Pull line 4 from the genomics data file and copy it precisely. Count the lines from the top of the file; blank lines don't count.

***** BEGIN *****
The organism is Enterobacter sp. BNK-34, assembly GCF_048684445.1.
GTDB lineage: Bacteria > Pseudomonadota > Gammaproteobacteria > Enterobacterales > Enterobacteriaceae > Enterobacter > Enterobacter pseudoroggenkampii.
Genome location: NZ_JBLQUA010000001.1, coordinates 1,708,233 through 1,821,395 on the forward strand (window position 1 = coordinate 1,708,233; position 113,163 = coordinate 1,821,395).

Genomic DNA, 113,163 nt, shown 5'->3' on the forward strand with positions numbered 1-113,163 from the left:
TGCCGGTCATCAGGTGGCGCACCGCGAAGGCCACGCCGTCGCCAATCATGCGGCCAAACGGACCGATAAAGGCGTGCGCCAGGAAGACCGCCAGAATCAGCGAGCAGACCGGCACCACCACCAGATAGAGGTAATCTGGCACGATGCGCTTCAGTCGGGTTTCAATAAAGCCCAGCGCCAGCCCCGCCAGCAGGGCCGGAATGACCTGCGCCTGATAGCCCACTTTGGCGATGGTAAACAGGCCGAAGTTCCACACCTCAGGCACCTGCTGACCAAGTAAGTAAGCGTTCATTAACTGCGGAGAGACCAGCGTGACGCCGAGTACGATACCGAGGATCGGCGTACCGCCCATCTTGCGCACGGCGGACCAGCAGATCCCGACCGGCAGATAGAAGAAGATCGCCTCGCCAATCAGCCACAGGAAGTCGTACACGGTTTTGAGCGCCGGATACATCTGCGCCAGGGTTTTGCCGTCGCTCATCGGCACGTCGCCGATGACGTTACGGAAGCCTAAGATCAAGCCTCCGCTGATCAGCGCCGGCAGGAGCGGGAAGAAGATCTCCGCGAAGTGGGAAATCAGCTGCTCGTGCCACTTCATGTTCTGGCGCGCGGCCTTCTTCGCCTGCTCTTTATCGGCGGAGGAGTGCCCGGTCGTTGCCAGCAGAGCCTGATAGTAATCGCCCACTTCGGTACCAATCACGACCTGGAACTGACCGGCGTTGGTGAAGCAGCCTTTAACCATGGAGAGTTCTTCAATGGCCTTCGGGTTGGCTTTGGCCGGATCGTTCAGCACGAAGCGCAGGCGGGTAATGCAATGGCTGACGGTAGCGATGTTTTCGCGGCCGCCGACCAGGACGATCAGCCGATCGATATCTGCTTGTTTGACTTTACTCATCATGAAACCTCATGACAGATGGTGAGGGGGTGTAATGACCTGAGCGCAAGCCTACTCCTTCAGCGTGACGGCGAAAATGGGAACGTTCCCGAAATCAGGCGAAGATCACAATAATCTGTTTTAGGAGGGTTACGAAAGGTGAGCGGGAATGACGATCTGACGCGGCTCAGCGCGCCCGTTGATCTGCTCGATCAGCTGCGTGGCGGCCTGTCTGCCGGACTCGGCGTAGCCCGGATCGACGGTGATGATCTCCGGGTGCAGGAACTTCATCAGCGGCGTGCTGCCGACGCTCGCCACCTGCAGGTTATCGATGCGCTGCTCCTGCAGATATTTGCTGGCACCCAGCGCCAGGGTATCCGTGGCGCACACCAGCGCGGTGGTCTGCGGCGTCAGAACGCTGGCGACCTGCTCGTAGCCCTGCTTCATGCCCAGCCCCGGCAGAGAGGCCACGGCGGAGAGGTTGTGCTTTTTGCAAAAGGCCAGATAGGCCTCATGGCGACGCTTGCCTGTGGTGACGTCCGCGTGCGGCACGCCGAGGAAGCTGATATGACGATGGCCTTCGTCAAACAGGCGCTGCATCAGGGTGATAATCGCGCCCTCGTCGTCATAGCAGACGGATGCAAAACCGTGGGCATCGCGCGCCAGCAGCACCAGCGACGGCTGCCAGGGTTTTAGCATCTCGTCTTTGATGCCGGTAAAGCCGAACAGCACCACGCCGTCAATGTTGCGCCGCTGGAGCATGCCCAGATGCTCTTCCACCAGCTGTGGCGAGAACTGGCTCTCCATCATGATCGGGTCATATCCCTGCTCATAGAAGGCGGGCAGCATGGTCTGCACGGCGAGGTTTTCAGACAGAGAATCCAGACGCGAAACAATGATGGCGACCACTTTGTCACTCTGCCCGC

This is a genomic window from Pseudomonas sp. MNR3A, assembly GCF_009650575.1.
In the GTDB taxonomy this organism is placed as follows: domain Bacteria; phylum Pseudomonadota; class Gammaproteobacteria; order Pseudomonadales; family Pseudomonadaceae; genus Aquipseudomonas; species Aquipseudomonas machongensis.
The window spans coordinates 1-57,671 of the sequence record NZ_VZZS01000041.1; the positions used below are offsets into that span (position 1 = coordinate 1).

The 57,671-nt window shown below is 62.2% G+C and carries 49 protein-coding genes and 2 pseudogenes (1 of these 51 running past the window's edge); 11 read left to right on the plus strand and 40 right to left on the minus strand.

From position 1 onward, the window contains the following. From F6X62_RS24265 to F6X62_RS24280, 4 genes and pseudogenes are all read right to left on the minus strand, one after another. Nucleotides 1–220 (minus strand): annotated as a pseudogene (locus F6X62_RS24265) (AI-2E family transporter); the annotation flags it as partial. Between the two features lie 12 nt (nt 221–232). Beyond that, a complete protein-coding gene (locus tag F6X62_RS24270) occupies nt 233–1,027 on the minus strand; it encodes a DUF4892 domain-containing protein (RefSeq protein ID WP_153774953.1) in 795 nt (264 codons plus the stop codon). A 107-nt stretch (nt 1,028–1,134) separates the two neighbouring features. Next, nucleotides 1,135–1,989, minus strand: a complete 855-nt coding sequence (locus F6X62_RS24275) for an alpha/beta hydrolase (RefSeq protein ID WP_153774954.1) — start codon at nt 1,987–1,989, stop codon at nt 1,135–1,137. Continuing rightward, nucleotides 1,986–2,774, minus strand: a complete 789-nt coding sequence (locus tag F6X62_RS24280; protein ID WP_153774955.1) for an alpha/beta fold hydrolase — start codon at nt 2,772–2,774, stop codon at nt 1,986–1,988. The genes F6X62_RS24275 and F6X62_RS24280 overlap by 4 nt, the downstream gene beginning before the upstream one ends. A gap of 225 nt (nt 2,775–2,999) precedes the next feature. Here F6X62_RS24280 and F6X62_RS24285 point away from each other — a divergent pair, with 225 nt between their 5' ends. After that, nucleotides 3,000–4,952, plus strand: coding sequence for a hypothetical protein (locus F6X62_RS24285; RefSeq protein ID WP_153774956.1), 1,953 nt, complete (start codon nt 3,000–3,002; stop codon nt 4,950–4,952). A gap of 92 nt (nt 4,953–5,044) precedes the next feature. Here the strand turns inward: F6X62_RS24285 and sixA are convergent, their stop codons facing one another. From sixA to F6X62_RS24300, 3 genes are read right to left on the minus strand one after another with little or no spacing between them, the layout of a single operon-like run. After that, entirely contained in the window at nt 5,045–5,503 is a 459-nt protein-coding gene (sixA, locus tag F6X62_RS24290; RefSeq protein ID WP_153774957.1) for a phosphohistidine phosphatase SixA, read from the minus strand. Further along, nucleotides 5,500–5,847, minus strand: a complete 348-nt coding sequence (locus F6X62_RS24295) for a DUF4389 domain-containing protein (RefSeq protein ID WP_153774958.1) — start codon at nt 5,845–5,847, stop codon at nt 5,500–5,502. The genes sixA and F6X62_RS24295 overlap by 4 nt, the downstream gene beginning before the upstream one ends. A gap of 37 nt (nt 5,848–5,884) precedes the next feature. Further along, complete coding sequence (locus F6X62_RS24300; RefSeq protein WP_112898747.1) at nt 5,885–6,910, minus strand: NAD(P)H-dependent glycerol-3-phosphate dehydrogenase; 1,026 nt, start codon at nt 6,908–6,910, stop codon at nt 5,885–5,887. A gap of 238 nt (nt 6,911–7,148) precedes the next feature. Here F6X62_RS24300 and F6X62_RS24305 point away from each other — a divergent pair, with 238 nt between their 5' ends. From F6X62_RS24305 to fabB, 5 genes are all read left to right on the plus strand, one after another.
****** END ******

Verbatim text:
Genomic DNA, 113,163 nt, shown 5'->3' on the forward strand with positions numbered 1-113,163 from the left: